Young entrepreneurs are passionate about their technology and/or concept. They are evangelical and tireless. What they often lack, however, is the discipline and the experience to model their business appropriately and create a credible business plan. Some venture capitalists may feel this is something that they can do to help bright new ideas. However, many good concepts are not presented well enough to get the attention of serious investors in the first place.
Writing a compelling business plan is a lot of work and quite difficult for most. So, as an entrepreneur, you must assess if you have the time and ability to create one. I’ve seen a lot of young entrepreneurs lose focus on their business execution points while trying to draft up a professional document. If a business has momentum, losing an entrepreneur’s focus away from the daily management to write a business plan for potential investors may be too costly in the end.
That’s why I advise young entrepreneurs to solicit professional help when possible. If cash flow is tight, find someone who will work for some equity, or will take payment only from a successful raise. The dilution is usually a low cost for the ability to create real value to your business plan. Too often, inexperienced business owners get fixated on the percentage of ownership. A hundred percent ownership of a business with no market value does not amount to much (or anything at all). As a startup business owner, your goal is to create value, and that could mean sharing some equity for services.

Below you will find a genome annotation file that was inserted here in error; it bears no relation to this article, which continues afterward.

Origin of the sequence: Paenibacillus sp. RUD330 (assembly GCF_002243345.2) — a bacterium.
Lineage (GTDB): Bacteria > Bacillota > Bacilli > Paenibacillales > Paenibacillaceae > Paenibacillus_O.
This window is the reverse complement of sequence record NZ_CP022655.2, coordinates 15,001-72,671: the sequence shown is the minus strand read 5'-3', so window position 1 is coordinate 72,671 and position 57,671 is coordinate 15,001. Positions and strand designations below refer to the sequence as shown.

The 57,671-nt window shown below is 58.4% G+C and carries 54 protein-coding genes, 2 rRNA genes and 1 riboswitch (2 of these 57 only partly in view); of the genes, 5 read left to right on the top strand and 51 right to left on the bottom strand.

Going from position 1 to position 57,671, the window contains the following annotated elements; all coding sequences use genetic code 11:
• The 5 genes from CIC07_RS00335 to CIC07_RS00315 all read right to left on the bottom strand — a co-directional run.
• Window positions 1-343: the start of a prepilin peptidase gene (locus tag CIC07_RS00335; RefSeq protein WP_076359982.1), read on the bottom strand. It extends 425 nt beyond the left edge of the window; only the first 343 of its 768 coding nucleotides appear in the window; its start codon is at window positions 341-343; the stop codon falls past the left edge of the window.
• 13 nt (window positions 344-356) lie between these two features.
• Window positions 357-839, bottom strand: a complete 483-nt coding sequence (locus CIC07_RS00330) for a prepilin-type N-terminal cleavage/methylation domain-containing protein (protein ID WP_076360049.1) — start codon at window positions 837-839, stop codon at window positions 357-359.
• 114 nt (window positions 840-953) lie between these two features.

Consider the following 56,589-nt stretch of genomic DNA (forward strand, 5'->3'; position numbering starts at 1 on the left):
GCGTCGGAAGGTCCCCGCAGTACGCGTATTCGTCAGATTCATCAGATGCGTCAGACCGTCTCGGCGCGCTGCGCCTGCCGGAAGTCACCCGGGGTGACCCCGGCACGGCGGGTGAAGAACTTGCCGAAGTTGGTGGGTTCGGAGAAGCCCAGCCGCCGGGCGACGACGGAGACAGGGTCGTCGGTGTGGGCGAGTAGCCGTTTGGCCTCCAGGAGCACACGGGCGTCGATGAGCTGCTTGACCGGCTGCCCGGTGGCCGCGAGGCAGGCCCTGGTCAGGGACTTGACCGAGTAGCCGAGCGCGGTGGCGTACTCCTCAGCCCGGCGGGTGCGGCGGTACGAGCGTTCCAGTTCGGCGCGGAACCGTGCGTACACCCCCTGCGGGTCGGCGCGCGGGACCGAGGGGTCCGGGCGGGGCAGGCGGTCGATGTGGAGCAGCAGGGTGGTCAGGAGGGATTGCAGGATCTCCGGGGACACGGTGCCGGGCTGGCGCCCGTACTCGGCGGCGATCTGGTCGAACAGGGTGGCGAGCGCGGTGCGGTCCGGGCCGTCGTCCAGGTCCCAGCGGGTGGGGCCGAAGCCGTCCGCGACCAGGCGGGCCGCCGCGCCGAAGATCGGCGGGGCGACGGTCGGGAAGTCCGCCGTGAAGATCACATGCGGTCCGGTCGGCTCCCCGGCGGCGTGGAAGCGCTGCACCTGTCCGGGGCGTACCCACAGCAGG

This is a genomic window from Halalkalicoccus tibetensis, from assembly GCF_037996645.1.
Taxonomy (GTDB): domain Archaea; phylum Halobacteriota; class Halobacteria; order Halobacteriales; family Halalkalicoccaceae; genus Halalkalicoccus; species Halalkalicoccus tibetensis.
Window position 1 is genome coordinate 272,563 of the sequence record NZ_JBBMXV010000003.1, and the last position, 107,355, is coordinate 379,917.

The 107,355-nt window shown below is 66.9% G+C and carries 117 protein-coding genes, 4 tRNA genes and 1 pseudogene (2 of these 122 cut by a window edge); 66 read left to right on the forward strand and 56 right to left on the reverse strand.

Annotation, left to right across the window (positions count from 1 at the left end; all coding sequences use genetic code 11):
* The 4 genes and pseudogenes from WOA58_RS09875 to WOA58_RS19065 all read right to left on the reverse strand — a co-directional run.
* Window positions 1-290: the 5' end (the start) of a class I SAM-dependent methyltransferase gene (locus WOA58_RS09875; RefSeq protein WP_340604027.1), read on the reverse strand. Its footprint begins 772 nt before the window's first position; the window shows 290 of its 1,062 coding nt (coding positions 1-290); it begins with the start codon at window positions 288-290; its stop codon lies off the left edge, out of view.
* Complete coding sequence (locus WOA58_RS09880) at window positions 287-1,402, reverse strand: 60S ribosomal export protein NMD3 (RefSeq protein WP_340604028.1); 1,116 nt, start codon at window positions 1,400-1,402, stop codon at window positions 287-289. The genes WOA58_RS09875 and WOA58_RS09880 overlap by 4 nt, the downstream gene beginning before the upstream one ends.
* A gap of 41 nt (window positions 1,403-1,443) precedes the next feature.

So, if you are looking for someone to help you, here are some tips:
- Make sure the business consultant had previous success raising money for companies
- Clearly understand what the consultant’s role was in the previous success, and then validate his/her claims
- Evaluate how quickly the consultant understands your business KPIs
- Make sure that the consultant asks some critical questions about your business model. He/she should make you feel uncomfortable at times with the line of questioning. You’re not looking for a cheerleader.
- Evaluate his/her network within the investment community
- If something sounds too good to be true, it is.